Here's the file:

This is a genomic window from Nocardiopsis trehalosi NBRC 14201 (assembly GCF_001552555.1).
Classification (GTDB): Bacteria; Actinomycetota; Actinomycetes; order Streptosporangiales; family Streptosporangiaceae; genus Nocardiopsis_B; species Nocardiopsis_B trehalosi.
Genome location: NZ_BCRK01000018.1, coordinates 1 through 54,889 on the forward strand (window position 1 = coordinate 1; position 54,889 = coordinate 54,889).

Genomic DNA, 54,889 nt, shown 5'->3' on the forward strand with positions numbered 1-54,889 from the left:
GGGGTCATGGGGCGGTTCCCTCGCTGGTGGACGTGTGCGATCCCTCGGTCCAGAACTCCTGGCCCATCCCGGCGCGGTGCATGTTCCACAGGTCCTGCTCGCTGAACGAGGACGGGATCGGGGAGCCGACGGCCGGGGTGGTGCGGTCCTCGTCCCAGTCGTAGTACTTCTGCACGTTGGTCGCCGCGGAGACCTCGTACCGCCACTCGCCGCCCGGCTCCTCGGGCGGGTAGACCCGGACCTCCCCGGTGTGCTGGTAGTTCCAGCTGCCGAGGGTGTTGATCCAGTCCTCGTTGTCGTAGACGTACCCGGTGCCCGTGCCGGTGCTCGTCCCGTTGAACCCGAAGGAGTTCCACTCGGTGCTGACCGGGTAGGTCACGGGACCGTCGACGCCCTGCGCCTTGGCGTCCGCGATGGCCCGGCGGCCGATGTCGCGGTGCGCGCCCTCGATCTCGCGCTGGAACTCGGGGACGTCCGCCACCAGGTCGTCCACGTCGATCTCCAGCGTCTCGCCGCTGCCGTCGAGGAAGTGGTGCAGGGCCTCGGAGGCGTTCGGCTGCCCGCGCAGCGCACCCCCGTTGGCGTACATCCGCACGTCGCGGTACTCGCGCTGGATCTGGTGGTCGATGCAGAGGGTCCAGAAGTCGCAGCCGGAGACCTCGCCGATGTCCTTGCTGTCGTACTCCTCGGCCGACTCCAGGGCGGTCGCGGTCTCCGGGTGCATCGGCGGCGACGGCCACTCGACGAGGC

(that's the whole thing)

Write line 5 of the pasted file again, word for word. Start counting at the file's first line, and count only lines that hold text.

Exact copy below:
GGGGTCATGGGGCGGTTCCCTCGCTGGTGGACGTGTGCGATCCCTCGGTCCAGAACTCCTGGCCCATCCCGGCGCGGTGCATGTTCCACAGGTCCTGCTCGCTGAACGAGGACGGGATCGGGGAGCCGACGGCCGGGGTGGTGCGGTCCTCGTCCCAGTCGTAGTACTTCTGCACGTTGGTCGCCGCGGAGACCTCGTACCGCCACTCGCCGCCCGGCTCCTCGGGCGGGTAGACCCGGACCTCCCCGGTGTGCTGGTAGTTCCAGCTGCCGAGGGTGTTGATCCAGTCCTCGTTGTCGTAGACGTACCCGGTGCCCGTGCCGGTGCTCGTCCCGTTGAACCCGAAGGAGTTCCACTCGGTGCTGACCGGGTAGGTCACGGGACCGTCGACGCCCTGCGCCTTGGCGTCCGCGATGGCCCGGCGGCCGATGTCGCGGTGCGCGCCCTCGATCTCGCGCTGGAACTCGGGGACGTCCGCCACCAGGTCGTCCACGTCGATCTCCAGCGTCTCGCCGCTGCCGTCGAGGAAGTGGTGCAGGGCCTCGGAGGCGTTCGGCTGCCCGCGCAGCGCACCCCCGTTGGCGTACATCCGCACGTCGCGGTACTCGCGCTGGATCTGGTGGTCGATGCAGAGGGTCCAGAAGTCGCAGCCGGAGACCTCGCCGATGTCCTTGCTGTCGTACTCCTCGGCCGACTCCAGGGCGGTCGCGGTCTCCGGGTGCATCGGCGGCGACGGCCACTCGACGAGGC